Last week, the Israelis offered a deal to end the standoff, giving those wanted for crimes a choice of facing justice in Israel or accepting permanent exile. Israeli officials contended that those inside wanted to accept the offer, but it was rejected by Arafat.

"I don't know how it will end," Manasra said yesterday. "But I hope it will end in peace."

As he talked inside a ward at Hadassah Hospital, Manasra lay in a corner bed guarded by three Israeli soldiers cradling M-16s. A nurse brought him kosher food and tea. He ate slowly, methodically, making sure to keep the crumbs off his wispy beard. He lost 12 pounds while in the church, he said. He appeared gaunt.

His brown eyes were glassy, his bushy dark hair was unkempt. A cast covered his left leg from the ankle to the upper thigh. When he wanted to roll over and sleep, an Israeli soldier put down a rifle and adjusted the bed.

Manasra, who lives in a refugee camp called Deheisheh, had been out buying vegetables for his sister April 2 when gunfire erupted in Bethlehem.

"I was on my way home," he said. "There was shooting and one of the Palestinian police told me to enter the church and take shelter. The doors were open and other young people went in there."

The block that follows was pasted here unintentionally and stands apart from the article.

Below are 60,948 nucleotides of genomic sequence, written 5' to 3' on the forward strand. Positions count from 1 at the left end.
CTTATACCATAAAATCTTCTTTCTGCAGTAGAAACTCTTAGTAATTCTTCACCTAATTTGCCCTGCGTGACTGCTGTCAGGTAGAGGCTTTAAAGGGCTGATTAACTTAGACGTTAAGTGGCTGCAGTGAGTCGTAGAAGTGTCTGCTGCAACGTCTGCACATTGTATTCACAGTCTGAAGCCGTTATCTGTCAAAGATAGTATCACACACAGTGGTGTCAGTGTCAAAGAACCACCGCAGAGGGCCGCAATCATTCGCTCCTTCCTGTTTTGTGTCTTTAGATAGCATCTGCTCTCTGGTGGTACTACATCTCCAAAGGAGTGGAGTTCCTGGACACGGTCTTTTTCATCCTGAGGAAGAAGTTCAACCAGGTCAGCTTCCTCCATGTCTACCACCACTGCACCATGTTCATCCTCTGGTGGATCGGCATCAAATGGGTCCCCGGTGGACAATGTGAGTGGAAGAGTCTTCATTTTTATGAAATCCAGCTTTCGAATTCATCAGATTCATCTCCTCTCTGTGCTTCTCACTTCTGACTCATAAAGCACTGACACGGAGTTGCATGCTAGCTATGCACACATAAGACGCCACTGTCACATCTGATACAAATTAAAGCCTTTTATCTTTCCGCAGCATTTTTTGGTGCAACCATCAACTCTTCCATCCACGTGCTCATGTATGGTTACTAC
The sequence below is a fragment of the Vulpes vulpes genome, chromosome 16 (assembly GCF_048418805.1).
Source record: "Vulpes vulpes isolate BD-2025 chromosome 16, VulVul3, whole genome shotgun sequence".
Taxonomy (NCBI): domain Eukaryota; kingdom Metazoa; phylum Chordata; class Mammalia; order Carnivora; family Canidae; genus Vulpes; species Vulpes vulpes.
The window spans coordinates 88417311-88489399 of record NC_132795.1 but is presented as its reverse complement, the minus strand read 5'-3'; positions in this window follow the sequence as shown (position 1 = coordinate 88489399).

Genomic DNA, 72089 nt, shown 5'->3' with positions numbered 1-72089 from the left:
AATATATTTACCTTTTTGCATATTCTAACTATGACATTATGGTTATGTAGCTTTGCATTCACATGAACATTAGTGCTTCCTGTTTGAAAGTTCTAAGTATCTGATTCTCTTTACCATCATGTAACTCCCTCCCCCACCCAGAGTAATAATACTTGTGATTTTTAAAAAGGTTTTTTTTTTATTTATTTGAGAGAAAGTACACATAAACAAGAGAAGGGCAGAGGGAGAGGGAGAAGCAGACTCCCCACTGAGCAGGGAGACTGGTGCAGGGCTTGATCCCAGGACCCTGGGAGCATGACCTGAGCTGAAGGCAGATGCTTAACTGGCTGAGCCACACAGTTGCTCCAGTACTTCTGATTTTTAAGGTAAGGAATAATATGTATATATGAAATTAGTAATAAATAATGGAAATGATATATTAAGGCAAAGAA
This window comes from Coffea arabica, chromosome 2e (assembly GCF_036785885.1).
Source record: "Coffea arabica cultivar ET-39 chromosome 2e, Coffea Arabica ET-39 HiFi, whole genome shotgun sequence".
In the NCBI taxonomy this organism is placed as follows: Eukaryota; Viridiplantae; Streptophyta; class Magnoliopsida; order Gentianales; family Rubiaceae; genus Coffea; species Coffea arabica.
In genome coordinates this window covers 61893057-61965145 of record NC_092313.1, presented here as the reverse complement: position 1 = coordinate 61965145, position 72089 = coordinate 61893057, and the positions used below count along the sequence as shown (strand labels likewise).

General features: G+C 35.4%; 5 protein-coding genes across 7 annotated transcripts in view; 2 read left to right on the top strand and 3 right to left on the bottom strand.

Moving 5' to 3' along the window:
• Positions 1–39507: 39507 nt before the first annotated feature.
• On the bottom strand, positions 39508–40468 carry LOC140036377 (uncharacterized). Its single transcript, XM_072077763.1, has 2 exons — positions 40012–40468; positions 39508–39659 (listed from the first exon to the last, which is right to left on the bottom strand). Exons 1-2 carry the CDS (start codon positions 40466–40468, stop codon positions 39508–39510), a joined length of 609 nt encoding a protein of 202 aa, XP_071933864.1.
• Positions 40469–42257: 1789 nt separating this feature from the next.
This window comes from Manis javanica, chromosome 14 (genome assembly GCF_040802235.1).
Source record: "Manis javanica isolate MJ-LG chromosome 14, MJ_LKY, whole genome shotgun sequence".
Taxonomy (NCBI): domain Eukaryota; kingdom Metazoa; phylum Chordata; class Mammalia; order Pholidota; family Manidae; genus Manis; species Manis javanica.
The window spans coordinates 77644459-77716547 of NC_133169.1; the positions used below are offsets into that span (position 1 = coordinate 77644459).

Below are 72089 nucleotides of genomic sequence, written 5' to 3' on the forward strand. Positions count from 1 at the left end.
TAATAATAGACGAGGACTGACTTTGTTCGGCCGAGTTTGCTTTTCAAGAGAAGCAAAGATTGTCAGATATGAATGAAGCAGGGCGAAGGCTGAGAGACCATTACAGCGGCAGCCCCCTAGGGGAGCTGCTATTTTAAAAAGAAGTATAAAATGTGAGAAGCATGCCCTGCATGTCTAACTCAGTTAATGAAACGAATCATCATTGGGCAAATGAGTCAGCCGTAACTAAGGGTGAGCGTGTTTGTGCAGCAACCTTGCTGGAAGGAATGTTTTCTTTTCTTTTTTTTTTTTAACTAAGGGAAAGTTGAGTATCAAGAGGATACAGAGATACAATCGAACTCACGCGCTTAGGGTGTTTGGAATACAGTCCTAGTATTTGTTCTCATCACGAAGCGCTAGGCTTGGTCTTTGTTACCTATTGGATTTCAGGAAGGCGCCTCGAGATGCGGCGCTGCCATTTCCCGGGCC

He was panicked, with the staccato of gunfire outside and chaos inside the church. But it was a priest who calmed him, told him not to be scared because they would be safe.

"The priest brought us some cakes they had in the church," he said. "And some water. That's all we had for 15 days."

There was no way out for Manasra and 50 or so other young civilians. There were clergy there, too. And there were about 200 gunmen bearing Kalashnikovs, he said.

"It was impossible to run away," he said. "The Palestinians told us anyone who would try to run away would be shot by the Israelis."

So they hunkered down for the long siege.

Manasra said he and the other young civilians were moved the second day into the grotto under the church, where they spent most of their time in the dark. They were only allowed out for brief periods to exercise, wash and relax.

"There were no lights," he said. "Only the priests brought us water. We didn't sleep at night because of the shooting. Otherwise, we lit candles and prayed."

Did he say his Muslim prayers?

"Yes," he said in a whisper.

On April 17, desperate with hunger, he foraged for food in the churchyard by a statue of the Virgin Mary.

"I veered aside and was fired upon," he said. "I didn't see who shot me. I was told it was a soldier."

Bleeding in the leg, he was taken back into the church, where a priest applied a bandage. A few hours passed before arrangements could be made to move him by ambulance to a hospital. Three days after he arrived at Hadassah Hospital, he underwent surgery to repair the gunshot damage.

Now, he recuperates, waiting to be discharged, waiting for the end of the siege.

"I will shave the first day I get home," he said. "Change my clothes. And go to the church. I want to say thank you to the church."